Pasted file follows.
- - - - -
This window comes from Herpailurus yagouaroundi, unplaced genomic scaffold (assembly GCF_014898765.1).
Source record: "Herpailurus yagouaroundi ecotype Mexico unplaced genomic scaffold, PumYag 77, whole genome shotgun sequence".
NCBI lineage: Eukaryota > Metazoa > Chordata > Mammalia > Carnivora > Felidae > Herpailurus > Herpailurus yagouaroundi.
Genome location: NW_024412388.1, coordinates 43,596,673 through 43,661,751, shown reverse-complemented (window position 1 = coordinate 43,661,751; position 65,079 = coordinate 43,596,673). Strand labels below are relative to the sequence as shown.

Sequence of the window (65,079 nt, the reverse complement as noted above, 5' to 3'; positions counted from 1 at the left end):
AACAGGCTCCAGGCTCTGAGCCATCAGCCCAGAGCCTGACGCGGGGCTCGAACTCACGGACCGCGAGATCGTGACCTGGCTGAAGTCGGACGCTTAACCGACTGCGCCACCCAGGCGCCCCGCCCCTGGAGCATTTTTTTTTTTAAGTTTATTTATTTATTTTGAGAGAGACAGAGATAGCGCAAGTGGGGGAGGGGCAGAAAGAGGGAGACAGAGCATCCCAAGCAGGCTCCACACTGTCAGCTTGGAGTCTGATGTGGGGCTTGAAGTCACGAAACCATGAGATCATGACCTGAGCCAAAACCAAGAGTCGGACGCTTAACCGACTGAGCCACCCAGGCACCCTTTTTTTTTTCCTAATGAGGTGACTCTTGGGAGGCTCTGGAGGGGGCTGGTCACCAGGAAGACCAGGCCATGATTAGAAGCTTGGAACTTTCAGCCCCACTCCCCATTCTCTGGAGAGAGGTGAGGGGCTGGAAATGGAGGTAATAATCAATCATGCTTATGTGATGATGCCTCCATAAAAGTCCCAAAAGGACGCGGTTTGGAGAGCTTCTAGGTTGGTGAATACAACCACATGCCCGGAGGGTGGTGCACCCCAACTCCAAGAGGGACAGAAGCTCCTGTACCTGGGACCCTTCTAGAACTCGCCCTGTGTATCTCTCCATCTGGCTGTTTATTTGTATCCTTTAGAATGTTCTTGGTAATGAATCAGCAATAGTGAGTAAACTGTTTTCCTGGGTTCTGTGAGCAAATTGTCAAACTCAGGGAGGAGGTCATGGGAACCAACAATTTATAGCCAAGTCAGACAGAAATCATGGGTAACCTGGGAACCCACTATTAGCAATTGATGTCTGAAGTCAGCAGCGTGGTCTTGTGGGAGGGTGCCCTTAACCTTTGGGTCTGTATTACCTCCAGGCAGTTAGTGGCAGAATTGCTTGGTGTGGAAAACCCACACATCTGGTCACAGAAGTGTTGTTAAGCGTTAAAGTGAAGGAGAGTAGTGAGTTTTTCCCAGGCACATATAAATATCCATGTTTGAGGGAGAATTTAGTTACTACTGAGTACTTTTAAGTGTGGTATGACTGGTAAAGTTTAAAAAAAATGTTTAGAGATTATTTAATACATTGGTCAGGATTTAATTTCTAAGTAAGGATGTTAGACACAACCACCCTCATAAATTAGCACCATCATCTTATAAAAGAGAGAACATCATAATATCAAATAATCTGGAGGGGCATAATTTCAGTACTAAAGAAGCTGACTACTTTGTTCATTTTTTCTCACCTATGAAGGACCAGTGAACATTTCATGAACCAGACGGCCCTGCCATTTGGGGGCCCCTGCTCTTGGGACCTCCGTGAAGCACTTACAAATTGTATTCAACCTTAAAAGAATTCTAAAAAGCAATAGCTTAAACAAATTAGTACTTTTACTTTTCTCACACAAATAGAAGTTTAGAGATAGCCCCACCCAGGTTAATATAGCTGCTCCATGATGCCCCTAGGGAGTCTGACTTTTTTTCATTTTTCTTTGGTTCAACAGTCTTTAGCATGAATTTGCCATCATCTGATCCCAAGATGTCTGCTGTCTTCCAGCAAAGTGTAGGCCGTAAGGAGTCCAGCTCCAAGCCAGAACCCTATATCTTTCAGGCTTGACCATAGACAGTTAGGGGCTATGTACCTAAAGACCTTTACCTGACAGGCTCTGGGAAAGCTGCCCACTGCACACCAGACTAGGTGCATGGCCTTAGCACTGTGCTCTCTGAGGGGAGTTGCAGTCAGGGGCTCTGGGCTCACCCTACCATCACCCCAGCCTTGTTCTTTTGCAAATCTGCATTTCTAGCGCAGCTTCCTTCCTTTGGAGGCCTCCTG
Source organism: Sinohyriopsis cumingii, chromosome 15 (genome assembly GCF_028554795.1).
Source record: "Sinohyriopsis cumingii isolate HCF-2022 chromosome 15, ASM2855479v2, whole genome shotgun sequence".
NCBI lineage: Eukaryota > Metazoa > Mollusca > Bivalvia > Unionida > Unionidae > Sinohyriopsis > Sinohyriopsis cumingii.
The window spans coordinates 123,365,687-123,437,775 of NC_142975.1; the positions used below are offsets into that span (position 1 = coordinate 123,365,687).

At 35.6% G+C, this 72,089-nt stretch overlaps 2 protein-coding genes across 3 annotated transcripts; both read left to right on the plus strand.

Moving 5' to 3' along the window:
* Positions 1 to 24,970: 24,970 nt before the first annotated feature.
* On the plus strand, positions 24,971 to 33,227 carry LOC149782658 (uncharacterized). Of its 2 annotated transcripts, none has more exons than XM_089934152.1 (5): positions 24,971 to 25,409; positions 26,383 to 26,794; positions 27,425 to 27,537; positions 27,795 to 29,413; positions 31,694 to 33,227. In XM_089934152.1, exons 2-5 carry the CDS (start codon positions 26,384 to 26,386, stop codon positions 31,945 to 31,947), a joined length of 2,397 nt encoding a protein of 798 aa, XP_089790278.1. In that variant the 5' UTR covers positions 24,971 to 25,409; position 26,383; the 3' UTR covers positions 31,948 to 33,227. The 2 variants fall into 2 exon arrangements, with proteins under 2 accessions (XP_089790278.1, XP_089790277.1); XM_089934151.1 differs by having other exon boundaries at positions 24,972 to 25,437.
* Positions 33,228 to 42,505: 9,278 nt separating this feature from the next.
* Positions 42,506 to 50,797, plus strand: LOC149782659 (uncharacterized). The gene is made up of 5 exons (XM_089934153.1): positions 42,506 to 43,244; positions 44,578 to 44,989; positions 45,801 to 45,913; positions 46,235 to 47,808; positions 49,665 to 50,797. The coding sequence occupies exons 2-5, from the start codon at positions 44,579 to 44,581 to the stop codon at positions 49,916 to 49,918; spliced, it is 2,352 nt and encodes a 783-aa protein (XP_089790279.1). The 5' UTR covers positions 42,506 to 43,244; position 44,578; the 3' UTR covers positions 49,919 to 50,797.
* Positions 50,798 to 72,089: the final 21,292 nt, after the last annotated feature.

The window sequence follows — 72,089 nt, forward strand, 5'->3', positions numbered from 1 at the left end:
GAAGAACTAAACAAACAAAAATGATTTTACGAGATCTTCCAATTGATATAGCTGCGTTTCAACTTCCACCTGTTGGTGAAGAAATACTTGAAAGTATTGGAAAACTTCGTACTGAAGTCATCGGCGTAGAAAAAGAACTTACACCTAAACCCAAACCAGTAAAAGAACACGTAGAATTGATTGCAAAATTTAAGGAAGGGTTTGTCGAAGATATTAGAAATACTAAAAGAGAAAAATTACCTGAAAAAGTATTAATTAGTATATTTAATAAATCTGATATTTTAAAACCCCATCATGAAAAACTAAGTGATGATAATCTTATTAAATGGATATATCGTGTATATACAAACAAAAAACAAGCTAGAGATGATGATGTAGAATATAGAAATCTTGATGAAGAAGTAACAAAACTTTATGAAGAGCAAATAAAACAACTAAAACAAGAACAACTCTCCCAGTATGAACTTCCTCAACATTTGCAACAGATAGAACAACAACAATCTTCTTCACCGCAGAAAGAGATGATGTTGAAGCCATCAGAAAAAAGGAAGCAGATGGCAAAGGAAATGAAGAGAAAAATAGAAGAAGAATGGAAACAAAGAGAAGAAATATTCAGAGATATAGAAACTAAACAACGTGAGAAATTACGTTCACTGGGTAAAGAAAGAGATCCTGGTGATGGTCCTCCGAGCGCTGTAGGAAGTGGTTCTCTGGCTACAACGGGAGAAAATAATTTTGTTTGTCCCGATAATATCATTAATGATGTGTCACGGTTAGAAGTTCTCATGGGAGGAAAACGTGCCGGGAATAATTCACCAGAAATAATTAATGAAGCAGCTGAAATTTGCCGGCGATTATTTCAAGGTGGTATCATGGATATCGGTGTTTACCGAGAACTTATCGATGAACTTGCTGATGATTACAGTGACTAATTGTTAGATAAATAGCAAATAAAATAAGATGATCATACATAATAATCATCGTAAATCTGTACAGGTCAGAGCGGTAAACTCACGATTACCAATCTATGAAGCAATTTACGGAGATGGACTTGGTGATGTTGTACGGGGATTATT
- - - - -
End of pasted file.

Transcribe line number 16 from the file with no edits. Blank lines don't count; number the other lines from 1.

* Positions 42,506 to 50,797, plus strand: LOC149782659 (uncharacterized). The gene is made up of 5 exons (XM_089934153.1): positions 42,506 to 43,244; positions 44,578 to 44,989; positions 45,801 to 45,913; positions 46,235 to 47,808; positions 49,665 to 50,797. The coding sequence occupies exons 2-5, from the start codon at positions 44,579 to 44,581 to the stop codon at positions 49,916 to 49,918; spliced, it is 2,352 nt and encodes a 783-aa protein (XP_089790279.1). The 5' UTR covers positions 42,506 to 43,244; position 44,578; the 3' UTR covers positions 49,919 to 50,797.